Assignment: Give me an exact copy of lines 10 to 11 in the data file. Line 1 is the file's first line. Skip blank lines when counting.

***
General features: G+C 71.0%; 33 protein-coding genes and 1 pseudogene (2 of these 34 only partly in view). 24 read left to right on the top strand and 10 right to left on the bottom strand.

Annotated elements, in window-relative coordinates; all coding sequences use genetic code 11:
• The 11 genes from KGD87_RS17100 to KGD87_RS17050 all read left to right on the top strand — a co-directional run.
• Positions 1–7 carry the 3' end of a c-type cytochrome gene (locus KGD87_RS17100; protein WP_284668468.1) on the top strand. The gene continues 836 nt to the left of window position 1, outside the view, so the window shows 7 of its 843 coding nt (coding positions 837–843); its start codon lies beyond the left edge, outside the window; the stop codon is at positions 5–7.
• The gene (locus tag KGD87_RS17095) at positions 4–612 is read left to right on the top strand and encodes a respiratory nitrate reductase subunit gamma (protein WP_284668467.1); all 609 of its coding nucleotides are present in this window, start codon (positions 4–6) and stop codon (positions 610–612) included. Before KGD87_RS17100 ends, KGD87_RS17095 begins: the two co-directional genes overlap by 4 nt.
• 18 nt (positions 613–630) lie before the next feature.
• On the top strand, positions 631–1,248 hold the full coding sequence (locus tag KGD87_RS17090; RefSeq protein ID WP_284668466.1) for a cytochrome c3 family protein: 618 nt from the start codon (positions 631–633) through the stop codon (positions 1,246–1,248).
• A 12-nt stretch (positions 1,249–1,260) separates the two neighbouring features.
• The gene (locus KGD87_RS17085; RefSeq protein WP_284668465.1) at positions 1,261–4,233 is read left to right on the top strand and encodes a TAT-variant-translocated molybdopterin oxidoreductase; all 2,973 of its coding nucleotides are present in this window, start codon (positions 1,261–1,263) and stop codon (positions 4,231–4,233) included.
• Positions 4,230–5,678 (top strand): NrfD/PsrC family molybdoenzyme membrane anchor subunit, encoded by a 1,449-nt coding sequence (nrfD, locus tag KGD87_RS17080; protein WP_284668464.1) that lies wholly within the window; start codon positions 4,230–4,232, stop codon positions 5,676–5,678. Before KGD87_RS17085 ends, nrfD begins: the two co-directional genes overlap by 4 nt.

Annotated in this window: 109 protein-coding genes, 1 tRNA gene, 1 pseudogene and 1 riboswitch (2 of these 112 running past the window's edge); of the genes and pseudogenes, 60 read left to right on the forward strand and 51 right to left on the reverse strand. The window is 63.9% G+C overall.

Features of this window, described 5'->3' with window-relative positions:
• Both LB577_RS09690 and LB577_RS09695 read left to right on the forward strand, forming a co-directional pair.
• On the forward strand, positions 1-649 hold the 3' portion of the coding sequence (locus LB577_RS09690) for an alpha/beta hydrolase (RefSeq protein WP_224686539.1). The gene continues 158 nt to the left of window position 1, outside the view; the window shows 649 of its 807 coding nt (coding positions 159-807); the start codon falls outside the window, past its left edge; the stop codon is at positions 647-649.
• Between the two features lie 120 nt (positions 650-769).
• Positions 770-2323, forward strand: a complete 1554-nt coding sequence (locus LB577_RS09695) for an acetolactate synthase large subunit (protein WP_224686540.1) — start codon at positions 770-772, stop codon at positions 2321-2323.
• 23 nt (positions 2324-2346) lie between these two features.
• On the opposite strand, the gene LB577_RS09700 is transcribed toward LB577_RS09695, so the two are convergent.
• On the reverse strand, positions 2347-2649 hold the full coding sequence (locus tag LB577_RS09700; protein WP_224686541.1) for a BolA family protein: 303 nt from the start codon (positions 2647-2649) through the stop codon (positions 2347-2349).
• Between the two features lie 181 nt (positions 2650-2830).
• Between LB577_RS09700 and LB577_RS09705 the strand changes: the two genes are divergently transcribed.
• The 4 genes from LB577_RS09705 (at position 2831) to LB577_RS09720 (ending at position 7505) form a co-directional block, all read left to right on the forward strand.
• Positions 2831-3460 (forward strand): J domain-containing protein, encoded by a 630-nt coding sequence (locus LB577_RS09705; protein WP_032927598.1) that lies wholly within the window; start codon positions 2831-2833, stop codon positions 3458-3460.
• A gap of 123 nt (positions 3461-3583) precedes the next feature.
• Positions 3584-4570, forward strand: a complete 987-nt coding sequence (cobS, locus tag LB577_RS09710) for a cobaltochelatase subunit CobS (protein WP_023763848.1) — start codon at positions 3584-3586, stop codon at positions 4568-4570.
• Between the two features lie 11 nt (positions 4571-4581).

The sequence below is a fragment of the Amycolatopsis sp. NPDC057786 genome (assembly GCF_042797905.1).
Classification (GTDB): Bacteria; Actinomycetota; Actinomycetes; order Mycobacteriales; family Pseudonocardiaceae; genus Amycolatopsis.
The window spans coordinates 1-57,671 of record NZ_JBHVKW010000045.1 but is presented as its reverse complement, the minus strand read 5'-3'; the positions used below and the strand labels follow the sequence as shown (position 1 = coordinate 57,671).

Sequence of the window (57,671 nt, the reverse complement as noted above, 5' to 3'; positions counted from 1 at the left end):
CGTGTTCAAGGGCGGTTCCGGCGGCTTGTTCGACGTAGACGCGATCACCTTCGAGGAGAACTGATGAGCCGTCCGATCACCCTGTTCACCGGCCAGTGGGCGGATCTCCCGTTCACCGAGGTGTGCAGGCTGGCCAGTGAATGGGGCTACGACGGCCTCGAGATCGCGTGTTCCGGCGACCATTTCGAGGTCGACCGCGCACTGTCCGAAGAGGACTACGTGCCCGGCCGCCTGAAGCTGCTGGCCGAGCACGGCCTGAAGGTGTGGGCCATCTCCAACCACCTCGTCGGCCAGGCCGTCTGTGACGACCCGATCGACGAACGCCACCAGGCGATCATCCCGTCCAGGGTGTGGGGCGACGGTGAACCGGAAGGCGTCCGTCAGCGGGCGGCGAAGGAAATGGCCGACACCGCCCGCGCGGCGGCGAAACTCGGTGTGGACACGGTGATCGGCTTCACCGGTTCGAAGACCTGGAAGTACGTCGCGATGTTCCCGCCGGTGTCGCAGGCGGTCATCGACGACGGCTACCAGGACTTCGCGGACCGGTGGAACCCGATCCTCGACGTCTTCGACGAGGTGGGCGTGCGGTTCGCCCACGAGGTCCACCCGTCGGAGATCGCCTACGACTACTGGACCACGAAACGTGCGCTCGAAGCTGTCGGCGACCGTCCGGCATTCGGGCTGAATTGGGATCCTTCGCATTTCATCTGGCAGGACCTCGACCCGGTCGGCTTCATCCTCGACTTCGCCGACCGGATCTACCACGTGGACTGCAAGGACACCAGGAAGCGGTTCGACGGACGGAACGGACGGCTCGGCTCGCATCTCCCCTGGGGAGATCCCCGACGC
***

• Positions 4,230–5,678 (top strand): NrfD/PsrC family molybdoenzyme membrane anchor subunit, encoded by a 1,449-nt coding sequence (nrfD, locus tag KGD87_RS17080; protein WP_284668464.1) that lies wholly within the window; start codon positions 4,230–4,232, stop codon positions 5,676–5,678. Before KGD87_RS17085 ends, nrfD begins: the two co-directional genes overlap by 4 nt.

Annotated in this window: 109 protein-coding genes, 1 tRNA gene, 1 pseudogene and 1 riboswitch (2 of these 112 running past the window's edge); of the genes and pseudogenes, 60 read left to right on the forward strand and 51 right to left on the reverse strand. The window is 63.9% G+C overall.